Caring for adults
Caring for adults

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Caring for adults

2 Types of mental health problems

Some mental health problems are common and many people with good mental health know what the problems feel like. It is estimated that one in four people will experience mental health problems at some point in their life, while at any one time one in six people will experience mental health problems. The majority of these people have depression or anxiety. Mental health problems are difficult to see; consequently they are not accepted as an illness in the same way as physical illness or disability.

In this section we focus on mental health problems that have an effect on people’s lives in one way or another. You will probably have heard of many of them.


Before you study types of mental health problems, we’d like you to reflect on any diagnoses that you have heard of or had experience of.

Activity 2

Timing: Allow about 10 minutes

Make a note of any mental health problems that you are aware of.

  • What is its/their name(s)?
  • What signs and symptoms might the mental health problem lead to?
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Some mental health problems are common and many of the signs and symptoms are a familiar experience to most people. Some of the symptoms, for example, are part of the ‘normal’ way that people react to changes in their circumstances; strong feelings of sadness and guilt during a bereavement is normal, but it is not so normal in the absence of a bereavement. Some mental health problems feature symptoms that are not part of the normal experience for most people; hearing voices and holding odd beliefs about other people are two examples.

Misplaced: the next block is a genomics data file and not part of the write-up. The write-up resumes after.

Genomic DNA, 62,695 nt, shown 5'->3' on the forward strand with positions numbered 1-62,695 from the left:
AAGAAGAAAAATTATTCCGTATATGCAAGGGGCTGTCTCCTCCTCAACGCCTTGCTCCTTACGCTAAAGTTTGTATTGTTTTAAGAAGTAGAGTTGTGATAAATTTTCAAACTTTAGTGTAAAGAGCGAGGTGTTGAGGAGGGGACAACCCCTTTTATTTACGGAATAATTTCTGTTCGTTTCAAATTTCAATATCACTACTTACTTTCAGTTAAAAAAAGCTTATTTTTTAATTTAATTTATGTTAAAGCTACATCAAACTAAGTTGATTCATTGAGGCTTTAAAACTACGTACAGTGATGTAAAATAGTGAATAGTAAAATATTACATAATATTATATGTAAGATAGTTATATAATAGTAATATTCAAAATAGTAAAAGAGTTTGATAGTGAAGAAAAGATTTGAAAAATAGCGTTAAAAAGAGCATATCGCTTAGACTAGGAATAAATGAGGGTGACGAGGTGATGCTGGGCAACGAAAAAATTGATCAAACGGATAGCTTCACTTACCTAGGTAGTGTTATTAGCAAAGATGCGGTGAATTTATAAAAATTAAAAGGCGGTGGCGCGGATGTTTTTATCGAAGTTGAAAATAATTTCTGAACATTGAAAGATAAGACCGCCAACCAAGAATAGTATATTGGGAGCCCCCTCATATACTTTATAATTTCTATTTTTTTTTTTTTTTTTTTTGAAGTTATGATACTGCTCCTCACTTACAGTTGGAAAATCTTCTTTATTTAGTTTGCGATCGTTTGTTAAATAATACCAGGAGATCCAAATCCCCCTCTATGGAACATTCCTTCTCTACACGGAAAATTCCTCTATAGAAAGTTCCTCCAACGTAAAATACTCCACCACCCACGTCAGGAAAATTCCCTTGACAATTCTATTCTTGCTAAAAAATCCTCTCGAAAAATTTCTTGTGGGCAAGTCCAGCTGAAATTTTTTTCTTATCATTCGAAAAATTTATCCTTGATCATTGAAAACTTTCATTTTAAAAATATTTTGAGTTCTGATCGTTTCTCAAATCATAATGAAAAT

You will now consider types of mental health problems as they are classified in the Diagnostic and Statistical Manual of Mental Disorders (DSM) and the International Classification of Diseases (ICD). It is worth remembering that these are based on medical diagnoses and so are largely based on a biomedical model. When making a diagnosis professionals rely on a combination of signs and symptoms, as well as other information such as that gained from blood tests.

Signs are what another person can observe, whereas symptoms are what the individual experiences or feels. A mental health professional will try to observe for signs or ask another person known to the individual to talk about any signs they have observed, and seek information from the individual about their experience by questioning them during the mental health assessment.

Classifications of mental health problems and their common signs and symptoms are described next.


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